The Commodity Transaction Tax (CTT) on the futures market, against which there was an intense lobbying within and outside the government since the presentation of the Budget, is here to stay.
Rejecting the demand for withdrawal of CTT, Finance Minister P Chidambaram today said in the Rajya Sabha that "I am an old war horse in this game, we will live with this criticism".
As the stock brokers have accepted the Securities Transaction Tax (STT), the traders in commodity futures market will also accept the new tax, the Minister said.
The Budget had proposed to levy 0.017 per cent CTT on transactions in the commodity futures trade, which runs into lakhs of crores of rupees.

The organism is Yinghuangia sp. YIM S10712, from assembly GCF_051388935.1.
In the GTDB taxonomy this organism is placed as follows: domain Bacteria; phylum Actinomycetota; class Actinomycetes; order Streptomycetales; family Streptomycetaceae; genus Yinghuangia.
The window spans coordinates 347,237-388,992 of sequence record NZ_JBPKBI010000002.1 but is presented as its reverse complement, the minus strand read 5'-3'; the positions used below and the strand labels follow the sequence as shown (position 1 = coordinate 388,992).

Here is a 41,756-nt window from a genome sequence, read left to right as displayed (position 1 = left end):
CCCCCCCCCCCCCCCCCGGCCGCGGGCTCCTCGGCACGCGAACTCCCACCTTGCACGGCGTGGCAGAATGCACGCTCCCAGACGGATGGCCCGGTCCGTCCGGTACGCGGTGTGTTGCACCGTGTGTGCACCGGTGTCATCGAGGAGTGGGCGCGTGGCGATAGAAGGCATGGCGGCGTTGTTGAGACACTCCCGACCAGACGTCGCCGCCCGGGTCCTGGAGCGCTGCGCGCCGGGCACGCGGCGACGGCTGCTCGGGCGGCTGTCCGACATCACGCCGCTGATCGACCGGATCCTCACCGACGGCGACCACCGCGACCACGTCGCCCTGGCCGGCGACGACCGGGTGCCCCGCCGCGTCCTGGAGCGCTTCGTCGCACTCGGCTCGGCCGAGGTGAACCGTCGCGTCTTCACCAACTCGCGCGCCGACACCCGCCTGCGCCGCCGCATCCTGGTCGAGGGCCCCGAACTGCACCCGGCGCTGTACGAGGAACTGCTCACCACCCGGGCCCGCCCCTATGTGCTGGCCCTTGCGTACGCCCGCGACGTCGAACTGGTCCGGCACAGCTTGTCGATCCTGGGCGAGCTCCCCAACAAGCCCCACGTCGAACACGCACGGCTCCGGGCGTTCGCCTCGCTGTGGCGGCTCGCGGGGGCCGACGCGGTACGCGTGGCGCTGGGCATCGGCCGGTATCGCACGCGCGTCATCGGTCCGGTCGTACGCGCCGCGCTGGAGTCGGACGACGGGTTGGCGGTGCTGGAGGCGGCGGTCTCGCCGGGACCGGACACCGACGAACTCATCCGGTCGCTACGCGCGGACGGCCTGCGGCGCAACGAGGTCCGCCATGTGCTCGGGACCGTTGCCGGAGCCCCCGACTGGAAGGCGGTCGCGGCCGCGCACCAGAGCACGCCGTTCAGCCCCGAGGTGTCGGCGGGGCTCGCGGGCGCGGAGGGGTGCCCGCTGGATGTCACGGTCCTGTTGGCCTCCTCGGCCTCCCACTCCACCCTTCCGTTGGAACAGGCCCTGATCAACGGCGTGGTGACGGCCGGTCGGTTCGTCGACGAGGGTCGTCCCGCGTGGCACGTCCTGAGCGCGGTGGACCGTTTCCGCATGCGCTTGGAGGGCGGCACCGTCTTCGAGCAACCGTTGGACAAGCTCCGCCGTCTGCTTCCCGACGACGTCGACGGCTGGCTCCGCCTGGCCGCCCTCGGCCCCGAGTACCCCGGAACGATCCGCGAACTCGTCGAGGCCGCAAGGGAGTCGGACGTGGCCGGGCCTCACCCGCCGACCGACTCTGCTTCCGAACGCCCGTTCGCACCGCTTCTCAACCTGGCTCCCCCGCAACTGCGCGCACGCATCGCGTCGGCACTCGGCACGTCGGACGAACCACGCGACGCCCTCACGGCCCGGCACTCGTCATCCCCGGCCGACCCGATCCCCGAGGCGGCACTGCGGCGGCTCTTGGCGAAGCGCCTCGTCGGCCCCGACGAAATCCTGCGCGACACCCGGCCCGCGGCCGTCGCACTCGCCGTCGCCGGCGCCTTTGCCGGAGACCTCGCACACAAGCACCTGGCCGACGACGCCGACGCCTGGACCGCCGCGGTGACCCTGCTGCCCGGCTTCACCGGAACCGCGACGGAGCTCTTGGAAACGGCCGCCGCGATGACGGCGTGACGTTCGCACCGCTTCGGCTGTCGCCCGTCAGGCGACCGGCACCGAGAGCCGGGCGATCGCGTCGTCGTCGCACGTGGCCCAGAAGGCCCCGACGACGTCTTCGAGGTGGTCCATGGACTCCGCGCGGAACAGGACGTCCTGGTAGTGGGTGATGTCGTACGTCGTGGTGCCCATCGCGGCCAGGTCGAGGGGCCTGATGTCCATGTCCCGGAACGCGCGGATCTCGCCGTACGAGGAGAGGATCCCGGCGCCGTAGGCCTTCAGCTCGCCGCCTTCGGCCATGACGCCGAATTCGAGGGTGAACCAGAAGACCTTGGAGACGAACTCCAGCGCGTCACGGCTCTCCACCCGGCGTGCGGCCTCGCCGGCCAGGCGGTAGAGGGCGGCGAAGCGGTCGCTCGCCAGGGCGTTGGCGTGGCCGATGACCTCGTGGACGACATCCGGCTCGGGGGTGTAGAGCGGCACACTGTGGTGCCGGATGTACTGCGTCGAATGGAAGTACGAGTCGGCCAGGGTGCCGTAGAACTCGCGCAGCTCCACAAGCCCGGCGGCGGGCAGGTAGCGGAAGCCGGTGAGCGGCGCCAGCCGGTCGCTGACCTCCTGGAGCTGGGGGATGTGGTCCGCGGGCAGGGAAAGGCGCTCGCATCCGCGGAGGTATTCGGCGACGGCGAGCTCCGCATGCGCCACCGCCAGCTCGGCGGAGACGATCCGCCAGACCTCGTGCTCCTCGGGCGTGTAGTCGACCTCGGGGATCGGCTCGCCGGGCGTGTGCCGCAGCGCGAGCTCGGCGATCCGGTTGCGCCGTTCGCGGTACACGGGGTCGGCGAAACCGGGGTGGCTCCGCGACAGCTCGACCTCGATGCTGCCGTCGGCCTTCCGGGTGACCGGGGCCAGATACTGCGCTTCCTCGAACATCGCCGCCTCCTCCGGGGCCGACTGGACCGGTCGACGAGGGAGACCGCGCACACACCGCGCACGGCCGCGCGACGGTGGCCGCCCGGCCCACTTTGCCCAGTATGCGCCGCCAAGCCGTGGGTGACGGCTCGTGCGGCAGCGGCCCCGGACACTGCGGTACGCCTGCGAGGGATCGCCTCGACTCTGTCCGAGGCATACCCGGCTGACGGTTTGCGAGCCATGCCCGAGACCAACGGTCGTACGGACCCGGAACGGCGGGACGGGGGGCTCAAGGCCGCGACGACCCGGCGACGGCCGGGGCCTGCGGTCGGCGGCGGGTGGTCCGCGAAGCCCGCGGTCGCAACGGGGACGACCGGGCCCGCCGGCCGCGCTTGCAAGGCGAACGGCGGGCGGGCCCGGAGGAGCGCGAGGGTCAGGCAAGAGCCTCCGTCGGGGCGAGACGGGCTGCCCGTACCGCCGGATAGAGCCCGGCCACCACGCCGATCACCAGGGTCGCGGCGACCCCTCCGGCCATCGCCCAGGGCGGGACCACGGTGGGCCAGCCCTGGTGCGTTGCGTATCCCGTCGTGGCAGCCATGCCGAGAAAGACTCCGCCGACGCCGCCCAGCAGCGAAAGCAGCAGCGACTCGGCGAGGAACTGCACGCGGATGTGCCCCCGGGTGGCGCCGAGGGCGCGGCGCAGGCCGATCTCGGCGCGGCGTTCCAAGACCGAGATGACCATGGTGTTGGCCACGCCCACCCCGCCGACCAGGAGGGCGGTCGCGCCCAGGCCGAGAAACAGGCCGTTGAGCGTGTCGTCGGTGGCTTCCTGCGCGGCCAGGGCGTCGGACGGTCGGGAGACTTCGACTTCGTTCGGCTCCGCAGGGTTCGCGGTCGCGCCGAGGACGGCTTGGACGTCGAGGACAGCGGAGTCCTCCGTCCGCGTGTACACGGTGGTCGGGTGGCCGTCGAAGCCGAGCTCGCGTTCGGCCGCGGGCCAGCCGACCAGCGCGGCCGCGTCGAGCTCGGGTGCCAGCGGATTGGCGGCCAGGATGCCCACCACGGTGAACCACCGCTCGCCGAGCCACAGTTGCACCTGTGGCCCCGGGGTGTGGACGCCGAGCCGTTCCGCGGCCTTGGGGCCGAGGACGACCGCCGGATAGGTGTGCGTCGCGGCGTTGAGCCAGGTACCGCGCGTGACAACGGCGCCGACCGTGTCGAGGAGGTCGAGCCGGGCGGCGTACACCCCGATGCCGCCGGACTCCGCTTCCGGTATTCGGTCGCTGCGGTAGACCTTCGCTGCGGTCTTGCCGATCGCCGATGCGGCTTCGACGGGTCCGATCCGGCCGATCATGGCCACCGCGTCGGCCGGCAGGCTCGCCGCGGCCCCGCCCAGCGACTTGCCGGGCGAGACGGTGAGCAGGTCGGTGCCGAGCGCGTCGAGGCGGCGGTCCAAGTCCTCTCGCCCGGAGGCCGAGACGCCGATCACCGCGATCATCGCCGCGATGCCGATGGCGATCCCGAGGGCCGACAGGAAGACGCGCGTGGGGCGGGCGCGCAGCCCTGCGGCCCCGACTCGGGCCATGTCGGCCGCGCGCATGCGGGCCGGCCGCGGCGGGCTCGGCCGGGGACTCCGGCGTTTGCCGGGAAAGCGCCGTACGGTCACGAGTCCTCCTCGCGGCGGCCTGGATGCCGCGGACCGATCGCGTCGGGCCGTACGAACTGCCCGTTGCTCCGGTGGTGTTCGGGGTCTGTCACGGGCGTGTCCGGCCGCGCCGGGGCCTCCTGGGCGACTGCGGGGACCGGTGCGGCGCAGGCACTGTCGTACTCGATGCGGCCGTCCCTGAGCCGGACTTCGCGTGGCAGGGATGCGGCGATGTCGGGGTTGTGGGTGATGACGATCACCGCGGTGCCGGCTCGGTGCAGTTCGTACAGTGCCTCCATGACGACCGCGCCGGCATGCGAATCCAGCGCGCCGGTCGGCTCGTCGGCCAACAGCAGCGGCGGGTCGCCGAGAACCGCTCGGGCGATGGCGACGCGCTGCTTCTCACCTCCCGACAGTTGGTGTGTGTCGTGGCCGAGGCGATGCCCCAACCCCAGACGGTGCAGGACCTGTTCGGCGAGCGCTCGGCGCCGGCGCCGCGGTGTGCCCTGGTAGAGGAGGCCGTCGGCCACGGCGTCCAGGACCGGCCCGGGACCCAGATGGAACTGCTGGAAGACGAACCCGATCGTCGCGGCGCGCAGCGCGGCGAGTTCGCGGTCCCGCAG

With the government completing the budgetary process there is no scope of withdrawal of the tax proposal which was vehemently opposed by the commodity exchanges.
The new tax proposal saw competing commodity exchanges coming on a common platform and jointly meeting several ministers including Agriculture and Consumers Affairs Minister Sharad Pawar to pursue their demand for withdrawal of CTT.
BJP leader Jaswant Singh also questioned the rationale behind imposition of the tax.
"We are disappointed with the development. This will affect volumes of the commodity exchanges as increased cost will discourage traders from participation," said MCX managing director Joseph Massey.